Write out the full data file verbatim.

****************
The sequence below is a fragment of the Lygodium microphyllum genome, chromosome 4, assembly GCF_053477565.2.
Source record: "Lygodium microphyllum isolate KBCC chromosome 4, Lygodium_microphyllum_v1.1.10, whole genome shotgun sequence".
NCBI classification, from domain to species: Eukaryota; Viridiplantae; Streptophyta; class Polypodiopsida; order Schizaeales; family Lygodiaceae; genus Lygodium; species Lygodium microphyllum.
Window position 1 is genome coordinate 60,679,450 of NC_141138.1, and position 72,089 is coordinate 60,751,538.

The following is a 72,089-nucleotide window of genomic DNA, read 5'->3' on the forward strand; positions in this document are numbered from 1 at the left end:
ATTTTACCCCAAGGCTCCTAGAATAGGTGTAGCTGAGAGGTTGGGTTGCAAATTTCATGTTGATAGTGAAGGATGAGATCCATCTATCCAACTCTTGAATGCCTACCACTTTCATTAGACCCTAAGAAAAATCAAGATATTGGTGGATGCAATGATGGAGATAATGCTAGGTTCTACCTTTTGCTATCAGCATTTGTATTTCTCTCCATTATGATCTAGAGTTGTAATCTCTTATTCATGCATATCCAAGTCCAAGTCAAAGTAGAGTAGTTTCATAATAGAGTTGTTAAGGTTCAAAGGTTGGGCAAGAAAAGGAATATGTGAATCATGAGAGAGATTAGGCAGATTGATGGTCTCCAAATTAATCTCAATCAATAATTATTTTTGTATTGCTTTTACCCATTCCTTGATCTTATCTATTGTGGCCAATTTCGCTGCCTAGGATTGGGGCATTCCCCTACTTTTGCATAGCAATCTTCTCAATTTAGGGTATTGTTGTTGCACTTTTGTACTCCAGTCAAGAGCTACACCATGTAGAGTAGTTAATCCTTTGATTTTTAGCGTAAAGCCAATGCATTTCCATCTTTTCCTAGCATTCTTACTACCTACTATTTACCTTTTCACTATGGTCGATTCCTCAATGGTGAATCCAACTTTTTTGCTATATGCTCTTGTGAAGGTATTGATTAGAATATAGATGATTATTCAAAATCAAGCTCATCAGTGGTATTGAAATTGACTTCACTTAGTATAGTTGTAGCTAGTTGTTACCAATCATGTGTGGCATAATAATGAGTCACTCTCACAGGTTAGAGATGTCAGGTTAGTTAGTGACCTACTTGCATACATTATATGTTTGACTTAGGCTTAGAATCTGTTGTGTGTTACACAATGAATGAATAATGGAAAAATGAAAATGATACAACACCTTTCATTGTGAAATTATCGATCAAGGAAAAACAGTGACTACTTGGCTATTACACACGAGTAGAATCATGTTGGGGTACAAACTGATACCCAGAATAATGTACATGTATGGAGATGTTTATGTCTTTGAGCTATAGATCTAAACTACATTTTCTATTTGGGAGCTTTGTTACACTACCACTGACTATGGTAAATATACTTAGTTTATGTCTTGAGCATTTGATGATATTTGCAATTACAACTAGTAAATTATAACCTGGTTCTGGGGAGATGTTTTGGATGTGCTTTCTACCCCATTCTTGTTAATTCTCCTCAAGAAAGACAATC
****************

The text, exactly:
The sequence below is a fragment of the Lygodium microphyllum genome, chromosome 4, assembly GCF_053477565.2.
Source record: "Lygodium microphyllum isolate KBCC chromosome 4, Lygodium_microphyllum_v1.1.10, whole genome shotgun sequence".
NCBI classification, from domain to species: Eukaryota; Viridiplantae; Streptophyta; class Polypodiopsida; order Schizaeales; family Lygodiaceae; genus Lygodium; species Lygodium microphyllum.
Window position 1 is genome coordinate 60,679,450 of NC_141138.1, and position 72,089 is coordinate 60,751,538.

The following is a 72,089-nucleotide window of genomic DNA, read 5'->3' on the forward strand; positions in this document are numbered from 1 at the left end:
ATTTTACCCCAAGGCTCCTAGAATAGGTGTAGCTGAGAGGTTGGGTTGCAAATTTCATGTTGATAGTGAAGGATGAGATCCATCTATCCAACTCTTGAATGCCTACCACTTTCATTAGACCCTAAGAAAAATCAAGATATTGGTGGATGCAATGATGGAGATAATGCTAGGTTCTACCTTTTGCTATCAGCATTTGTATTTCTCTCCATTATGATCTAGAGTTGTAATCTCTTATTCATGCATATCCAAGTCCAAGTCAAAGTAGAGTAGTTTCATAATAGAGTTGTTAAGGTTCAAAGGTTGGGCAAGAAAAGGAATATGTGAATCATGAGAGAGATTAGGCAGATTGATGGTCTCCAAATTAATCTCAATCAATAATTATTTTTGTATTGCTTTTACCCATTCCTTGATCTTATCTATTGTGGCCAATTTCGCTGCCTAGGATTGGGGCATTCCCCTACTTTTGCATAGCAATCTTCTCAATTTAGGGTATTGTTGTTGCACTTTTGTACTCCAGTCAAGAGCTACACCATGTAGAGTAGTTAATCCTTTGATTTTTAGCGTAAAGCCAATGCATTTCCATCTTTTCCTAGCATTCTTACTACCTACTATTTACCTTTTCACTATGGTCGATTCCTCAATGGTGAATCCAACTTTTTTGCTATATGCTCTTGTGAAGGTATTGATTAGAATATAGATGATTATTCAAAATCAAGCTCATCAGTGGTATTGAAATTGACTTCACTTAGTATAGTTGTAGCTAGTTGTTACCAATCATGTGTGGCATAATAATGAGTCACTCTCACAGGTTAGAGATGTCAGGTTAGTTAGTGACCTACTTGCATACATTATATGTTTGACTTAGGCTTAGAATCTGTTGTGTGTTACACAATGAATGAATAATGGAAAAATGAAAATGATACAACACCTTTCATTGTGAAATTATCGATCAAGGAAAAACAGTGACTACTTGGCTATTACACACGAGTAGAATCATGTTGGGGTACAAACTGATACCCAGAATAATGTACATGTATGGAGATGTTTATGTCTTTGAGCTATAGATCTAAACTACATTTTCTATTTGGGAGCTTTGTTACACTACCACTGACTATGGTAAATATACTTAGTTTATGTCTTGAGCATTTGATGATATTTGCAATTACAACTAGTAAATTATAACCTGGTTCTGGGGAGATGTTTTGGATGTGCTTTCTACCCCATTCTTGTTAATTCTCCTCAAGAAAGACAATC